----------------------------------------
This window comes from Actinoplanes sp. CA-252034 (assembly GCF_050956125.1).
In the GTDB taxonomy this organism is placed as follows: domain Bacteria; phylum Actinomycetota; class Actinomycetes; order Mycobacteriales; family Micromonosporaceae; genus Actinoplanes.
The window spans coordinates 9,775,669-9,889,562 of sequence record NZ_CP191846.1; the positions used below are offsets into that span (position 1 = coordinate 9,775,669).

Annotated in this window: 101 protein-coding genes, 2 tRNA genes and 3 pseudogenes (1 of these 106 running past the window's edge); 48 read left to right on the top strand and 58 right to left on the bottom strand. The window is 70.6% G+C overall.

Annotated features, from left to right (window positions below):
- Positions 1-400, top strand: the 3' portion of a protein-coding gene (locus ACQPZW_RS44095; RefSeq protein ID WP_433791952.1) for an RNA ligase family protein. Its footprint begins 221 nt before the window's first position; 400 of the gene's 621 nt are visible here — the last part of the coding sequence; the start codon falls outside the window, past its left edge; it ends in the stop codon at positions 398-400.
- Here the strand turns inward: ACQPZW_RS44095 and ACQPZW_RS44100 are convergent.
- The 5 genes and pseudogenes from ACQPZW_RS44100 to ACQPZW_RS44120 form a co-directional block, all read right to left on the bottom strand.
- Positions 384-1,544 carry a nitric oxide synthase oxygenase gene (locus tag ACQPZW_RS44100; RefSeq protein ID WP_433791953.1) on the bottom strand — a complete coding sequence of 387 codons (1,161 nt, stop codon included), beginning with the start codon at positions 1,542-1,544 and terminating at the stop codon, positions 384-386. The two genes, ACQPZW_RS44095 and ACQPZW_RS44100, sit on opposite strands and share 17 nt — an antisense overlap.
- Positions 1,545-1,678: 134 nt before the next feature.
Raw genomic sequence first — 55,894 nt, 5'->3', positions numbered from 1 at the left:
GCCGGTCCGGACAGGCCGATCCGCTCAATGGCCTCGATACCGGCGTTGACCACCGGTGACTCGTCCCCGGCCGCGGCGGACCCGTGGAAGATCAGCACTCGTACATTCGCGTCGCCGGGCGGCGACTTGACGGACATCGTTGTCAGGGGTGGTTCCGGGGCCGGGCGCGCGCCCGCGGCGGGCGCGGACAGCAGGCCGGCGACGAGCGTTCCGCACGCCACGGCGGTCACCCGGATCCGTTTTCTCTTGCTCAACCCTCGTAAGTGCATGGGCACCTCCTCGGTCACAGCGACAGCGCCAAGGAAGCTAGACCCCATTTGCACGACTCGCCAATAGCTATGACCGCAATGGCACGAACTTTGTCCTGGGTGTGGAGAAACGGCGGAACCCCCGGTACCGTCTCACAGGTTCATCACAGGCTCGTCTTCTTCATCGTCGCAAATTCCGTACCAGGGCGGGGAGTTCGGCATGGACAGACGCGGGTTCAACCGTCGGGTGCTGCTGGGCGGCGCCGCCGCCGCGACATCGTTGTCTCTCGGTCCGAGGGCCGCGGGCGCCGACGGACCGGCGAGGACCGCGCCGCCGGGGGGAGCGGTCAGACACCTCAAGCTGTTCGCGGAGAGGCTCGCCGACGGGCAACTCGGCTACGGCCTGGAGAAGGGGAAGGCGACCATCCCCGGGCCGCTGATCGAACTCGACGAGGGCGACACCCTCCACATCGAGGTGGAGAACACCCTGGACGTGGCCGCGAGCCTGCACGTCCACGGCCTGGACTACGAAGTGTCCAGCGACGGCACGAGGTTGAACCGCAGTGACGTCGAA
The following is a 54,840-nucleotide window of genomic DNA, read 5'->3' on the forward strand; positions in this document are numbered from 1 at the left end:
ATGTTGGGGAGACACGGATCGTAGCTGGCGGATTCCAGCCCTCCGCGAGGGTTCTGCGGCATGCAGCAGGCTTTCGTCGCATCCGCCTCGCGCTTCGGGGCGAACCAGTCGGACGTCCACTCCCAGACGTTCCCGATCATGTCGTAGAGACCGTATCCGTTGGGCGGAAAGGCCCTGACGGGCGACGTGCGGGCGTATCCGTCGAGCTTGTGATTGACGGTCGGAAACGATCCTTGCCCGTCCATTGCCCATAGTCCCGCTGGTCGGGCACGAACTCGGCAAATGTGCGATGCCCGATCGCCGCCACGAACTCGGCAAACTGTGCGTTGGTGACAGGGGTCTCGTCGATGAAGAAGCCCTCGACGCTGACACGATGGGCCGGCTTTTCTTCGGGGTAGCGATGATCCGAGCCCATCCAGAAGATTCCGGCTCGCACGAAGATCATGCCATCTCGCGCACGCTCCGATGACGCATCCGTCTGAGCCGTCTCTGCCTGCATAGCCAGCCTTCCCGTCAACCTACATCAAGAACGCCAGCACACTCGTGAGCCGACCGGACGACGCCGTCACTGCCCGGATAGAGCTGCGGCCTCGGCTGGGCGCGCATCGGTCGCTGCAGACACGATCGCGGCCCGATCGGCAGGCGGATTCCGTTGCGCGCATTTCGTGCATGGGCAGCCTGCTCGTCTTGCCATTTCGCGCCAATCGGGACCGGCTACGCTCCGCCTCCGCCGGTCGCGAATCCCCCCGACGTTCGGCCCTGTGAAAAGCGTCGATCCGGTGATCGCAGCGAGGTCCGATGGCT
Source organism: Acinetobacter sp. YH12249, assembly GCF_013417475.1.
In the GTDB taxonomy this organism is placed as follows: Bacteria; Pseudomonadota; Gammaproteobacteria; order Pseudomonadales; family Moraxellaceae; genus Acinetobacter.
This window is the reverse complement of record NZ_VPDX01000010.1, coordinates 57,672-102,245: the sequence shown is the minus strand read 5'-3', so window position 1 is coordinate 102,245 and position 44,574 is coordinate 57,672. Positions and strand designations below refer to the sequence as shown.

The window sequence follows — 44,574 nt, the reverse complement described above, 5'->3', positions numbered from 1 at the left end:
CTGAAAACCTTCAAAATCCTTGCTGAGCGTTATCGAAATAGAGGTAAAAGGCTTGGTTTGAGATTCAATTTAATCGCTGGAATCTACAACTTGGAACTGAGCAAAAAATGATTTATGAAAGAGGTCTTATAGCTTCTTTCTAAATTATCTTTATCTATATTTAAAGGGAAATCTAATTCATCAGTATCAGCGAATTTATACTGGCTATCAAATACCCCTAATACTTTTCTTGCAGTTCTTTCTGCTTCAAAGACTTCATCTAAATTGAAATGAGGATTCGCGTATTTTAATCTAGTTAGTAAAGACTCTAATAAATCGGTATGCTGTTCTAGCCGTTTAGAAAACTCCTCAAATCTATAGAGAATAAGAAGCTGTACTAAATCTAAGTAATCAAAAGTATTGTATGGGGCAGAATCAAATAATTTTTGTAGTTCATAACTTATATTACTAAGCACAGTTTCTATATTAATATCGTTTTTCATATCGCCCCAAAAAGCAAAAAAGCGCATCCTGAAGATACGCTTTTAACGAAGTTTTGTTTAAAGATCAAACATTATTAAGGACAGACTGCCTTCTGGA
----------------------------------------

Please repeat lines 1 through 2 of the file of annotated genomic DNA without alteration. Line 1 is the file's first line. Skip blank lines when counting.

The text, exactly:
This window comes from Actinoplanes sp. CA-252034 (assembly GCF_050956125.1).
In the GTDB taxonomy this organism is placed as follows: domain Bacteria; phylum Actinomycetota; class Actinomycetes; order Mycobacteriales; family Micromonosporaceae; genus Actinoplanes.